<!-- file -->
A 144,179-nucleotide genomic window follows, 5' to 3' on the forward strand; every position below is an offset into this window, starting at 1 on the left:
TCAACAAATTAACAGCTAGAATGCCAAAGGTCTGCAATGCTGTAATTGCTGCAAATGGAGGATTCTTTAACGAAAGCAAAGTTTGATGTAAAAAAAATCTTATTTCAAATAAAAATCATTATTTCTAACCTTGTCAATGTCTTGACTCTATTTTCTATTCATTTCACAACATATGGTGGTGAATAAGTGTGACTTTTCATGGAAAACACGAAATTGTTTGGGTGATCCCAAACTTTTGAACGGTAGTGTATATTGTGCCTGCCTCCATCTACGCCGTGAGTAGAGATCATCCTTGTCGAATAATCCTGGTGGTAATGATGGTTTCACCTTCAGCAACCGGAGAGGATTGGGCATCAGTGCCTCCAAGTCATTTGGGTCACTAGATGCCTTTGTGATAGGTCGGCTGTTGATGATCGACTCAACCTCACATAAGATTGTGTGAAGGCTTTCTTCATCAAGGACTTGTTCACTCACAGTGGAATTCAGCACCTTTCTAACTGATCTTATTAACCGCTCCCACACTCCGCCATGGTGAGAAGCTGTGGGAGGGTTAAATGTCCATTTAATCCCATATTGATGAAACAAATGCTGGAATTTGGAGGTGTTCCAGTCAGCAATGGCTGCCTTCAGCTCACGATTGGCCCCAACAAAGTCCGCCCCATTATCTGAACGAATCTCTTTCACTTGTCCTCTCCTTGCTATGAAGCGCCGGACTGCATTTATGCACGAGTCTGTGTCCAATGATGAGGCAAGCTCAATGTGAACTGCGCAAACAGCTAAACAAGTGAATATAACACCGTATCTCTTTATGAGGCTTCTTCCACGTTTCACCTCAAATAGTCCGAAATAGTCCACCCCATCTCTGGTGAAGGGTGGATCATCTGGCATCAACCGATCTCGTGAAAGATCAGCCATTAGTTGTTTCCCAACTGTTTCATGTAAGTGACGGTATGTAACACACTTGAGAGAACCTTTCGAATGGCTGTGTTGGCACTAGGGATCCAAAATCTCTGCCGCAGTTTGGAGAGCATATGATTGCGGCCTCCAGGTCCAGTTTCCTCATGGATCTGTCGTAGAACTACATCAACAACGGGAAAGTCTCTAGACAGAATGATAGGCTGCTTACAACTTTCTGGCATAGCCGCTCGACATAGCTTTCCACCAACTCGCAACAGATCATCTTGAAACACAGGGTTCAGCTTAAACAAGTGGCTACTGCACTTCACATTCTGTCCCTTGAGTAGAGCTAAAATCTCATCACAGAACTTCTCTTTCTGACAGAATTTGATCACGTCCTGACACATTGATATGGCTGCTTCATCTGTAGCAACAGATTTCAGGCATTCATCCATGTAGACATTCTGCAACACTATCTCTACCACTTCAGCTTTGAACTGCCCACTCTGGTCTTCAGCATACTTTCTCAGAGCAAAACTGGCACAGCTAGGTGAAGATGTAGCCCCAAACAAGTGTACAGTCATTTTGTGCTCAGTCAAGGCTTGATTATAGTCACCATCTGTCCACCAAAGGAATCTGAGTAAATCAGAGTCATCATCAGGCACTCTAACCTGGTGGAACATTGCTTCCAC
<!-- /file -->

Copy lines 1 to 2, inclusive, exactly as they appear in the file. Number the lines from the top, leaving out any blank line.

A 144,179-nucleotide genomic window follows, 5' to 3' on the forward strand; every position below is an offset into this window, starting at 1 on the left:
TCAACAAATTAACAGCTAGAATGCCAAAGGTCTGCAATGCTGTAATTGCTGCAAATGGAGGATTCTTTAACGAAAGCAAAGTTTGATGTAAAAAAAATCTTATTTCAAATAAAAATCATTATTTCTAACCTTGTCAATGTCTTGACTCTATTTTCTATTCATTTCACAACATATGGTGGTGAATAAGTGTGACTTTTCATGGAAAACACGAAATTGTTTGGGTGATCCCAAACTTTTGAACGGTAGTGTATATTGTGCCTGCCTCCATCTACGCCGTGAGTAGAGATCATCCTTGTCGAATAATCCTGGTGGTAATGATGGTTTCACCTTCAGCAACCGGAGAGGATTGGGCATCAGTGCCTCCAAGTCATTTGGGTCACTAGATGCCTTTGTGATAGGTCGGCTGTTGATGATCGACTCAACCTCACATAAGATTGTGTGAAGGCTTTCTTCATCAAGGACTTGTTCACTCACAGTGGAATTCAGCACCTTTCTAACTGATCTTATTAACCGCTCCCACACTCCGCCATGGTGAGAAGCTGTGGGAGGGTTAAATGTCCATTTAATCCCATATTGATGAAACAAATGCTGGAATTTGGAGGTGTTCCAGTCAGCAATGGCTGCCTTCAGCTCACGATTGGCCCCAACAAAGTCCGCCCCATTATCTGAACGAATCTCTTTCACTTGTCCTCTCCTTGCTATGAAGCGCCGGACTGCATTTATGCACGAGTCTGTGTCCAATGATGAGGCAAGCTCAATGTGAACTGCGCAAACAGCTAAACAAGTGAATATAACACCGTATCTCTTTATGAGGCTTCTTCCACGTTTCACCTCAAATAGTCCGAAATAGTCCACCCCATCTCTGGTGAAGGGTGGATCATCTGGCATCAACCGATCTCGTGAAAGATCAGCCATTAGTTGTTTCCCAACTGTTTCATGTAAGTGACGGTATGTAACACACTTGAGAGAACCTTTCGAATGGCTGTGTTGGCACTAGGGATCCAAAATCTCTGCCGCAGTTTGGAGAGCATATGATTGCGGCCTCCAGGTCCAGTTTCCTCATGGATCTGTCGTAGAACTACATCAACAACGGGAAAGTCTCTAGACAGAATGATAGGCTGCTTACAACTTTCTGGCATAGCCGCTCGACATAGCTTTCCACCAACTCGCAACAGATCATCTTGAAACACAGGGTTCAGCTTAAACAAGTGGCTACTGCACTTCACATTCTGTCCCTTGAGTAGAGCTAAAATCTCATCACAGAACTTCTCTTTCTGACAGAATTTGATCACGTCCTGACACATTGATATGGCTGCTTCATCTGTAGCAACAGATTTCAGGCATTCATCCATGTAGACATTCTGCAACACTATCTCTACCACTTCAGCTTTGAACTGCCCACTCTGGTCTTCAGCATACTTTCTCAGAGCAAAACTGGCACAGCTAGGTGAAGATGTAGCCCCAAACAAGTGTACAGTCATTTTGTGCTCAGTCAAGGCTTGATTATAGTCACCATCTGTCCACCAAAGGAATCTGAGTAAATCAGAGTCATCATCAGGCACTCTAACCTGGTGGAACATTGCTTCCAC